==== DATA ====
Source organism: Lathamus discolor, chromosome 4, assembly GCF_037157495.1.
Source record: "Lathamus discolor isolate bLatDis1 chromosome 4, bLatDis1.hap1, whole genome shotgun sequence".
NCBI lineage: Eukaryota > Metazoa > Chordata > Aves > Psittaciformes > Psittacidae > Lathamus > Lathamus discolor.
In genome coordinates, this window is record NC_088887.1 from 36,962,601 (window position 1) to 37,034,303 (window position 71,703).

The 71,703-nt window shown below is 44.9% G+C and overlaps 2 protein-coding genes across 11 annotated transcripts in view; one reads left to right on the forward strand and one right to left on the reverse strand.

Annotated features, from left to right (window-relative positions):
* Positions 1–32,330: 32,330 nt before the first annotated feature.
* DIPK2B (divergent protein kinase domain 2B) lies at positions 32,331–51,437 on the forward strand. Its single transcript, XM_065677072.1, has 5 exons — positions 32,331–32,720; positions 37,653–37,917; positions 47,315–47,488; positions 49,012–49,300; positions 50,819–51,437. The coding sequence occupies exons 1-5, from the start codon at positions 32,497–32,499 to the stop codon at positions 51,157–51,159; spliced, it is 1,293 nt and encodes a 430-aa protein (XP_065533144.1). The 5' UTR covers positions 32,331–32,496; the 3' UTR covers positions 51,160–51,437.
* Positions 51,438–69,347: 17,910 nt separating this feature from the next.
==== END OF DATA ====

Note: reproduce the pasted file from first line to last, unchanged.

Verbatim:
Source organism: Lathamus discolor, chromosome 4, assembly GCF_037157495.1.
Source record: "Lathamus discolor isolate bLatDis1 chromosome 4, bLatDis1.hap1, whole genome shotgun sequence".
NCBI lineage: Eukaryota > Metazoa > Chordata > Aves > Psittaciformes > Psittacidae > Lathamus > Lathamus discolor.
In genome coordinates, this window is record NC_088887.1 from 36,962,601 (window position 1) to 37,034,303 (window position 71,703).

The 71,703-nt window shown below is 44.9% G+C and overlaps 2 protein-coding genes across 11 annotated transcripts in view; one reads left to right on the forward strand and one right to left on the reverse strand.

Annotated features, from left to right (window-relative positions):
* Positions 1–32,330: 32,330 nt before the first annotated feature.
* DIPK2B (divergent protein kinase domain 2B) lies at positions 32,331–51,437 on the forward strand. Its single transcript, XM_065677072.1, has 5 exons — positions 32,331–32,720; positions 37,653–37,917; positions 47,315–47,488; positions 49,012–49,300; positions 50,819–51,437. The coding sequence occupies exons 1-5, from the start codon at positions 32,497–32,499 to the stop codon at positions 51,157–51,159; spliced, it is 1,293 nt and encodes a 430-aa protein (XP_065533144.1). The 5' UTR covers positions 32,331–32,496; the 3' UTR covers positions 51,160–51,437.
* Positions 51,438–69,347: 17,910 nt separating this feature from the next.